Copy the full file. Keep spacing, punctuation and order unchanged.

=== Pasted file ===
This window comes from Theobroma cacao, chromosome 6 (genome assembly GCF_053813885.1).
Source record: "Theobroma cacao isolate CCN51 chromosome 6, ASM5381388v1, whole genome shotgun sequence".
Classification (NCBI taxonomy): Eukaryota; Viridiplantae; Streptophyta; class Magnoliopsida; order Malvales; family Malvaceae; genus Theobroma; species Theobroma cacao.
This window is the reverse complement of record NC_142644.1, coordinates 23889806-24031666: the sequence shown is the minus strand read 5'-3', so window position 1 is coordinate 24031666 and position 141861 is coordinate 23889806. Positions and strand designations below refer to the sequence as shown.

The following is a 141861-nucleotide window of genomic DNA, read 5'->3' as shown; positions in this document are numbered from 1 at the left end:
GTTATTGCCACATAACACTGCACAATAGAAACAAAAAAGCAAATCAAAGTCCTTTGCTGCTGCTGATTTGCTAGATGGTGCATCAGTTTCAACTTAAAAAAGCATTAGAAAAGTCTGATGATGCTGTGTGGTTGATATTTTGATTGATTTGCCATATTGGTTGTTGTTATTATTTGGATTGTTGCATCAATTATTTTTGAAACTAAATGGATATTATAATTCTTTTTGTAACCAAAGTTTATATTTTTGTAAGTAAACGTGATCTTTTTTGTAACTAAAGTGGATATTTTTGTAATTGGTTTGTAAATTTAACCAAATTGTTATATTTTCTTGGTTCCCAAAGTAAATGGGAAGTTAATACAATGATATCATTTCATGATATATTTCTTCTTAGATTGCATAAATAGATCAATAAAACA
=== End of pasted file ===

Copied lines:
This window comes from Theobroma cacao, chromosome 6 (genome assembly GCF_053813885.1).
Source record: "Theobroma cacao isolate CCN51 chromosome 6, ASM5381388v1, whole genome shotgun sequence".
Classification (NCBI taxonomy): Eukaryota; Viridiplantae; Streptophyta; class Magnoliopsida; order Malvales; family Malvaceae; genus Theobroma; species Theobroma cacao.
This window is the reverse complement of record NC_142644.1, coordinates 23889806-24031666: the sequence shown is the minus strand read 5'-3', so window position 1 is coordinate 24031666 and position 141861 is coordinate 23889806. Positions and strand designations below refer to the sequence as shown.

The following is a 141861-nucleotide window of genomic DNA, read 5'->3' as shown; positions in this document are numbered from 1 at the left end:
GTTATTGCCACATAACACTGCACAATAGAAACAAAAAAGCAAATCAAAGTCCTTTGCTGCTGCTGATTTGCTAGATGGTGCATCAGTTTCAACTTAAAAAAGCATTAGAAAAGTCTGATGATGCTGTGTGGTTGATATTTTGATTGATTTGCCATATTGGTTGTTGTTATTATTTGGATTGTTGCATCAATTATTTTTGAAACTAAATGGATATTATAATTCTTTTTGTAACCAAAGTTTATATTTTTGTAAGTAAACGTGATCTTTTTTGTAACTAAAGTGGATATTTTTGTAATTGGTTTGTAAATTTAACCAAATTGTTATATTTTCTTGGTTCCCAAAGTAAATGGGAAGTTAATACAATGATATCATTTCATGATATATTTCTTCTTAGATTGCATAAATAGATCAATAAAACA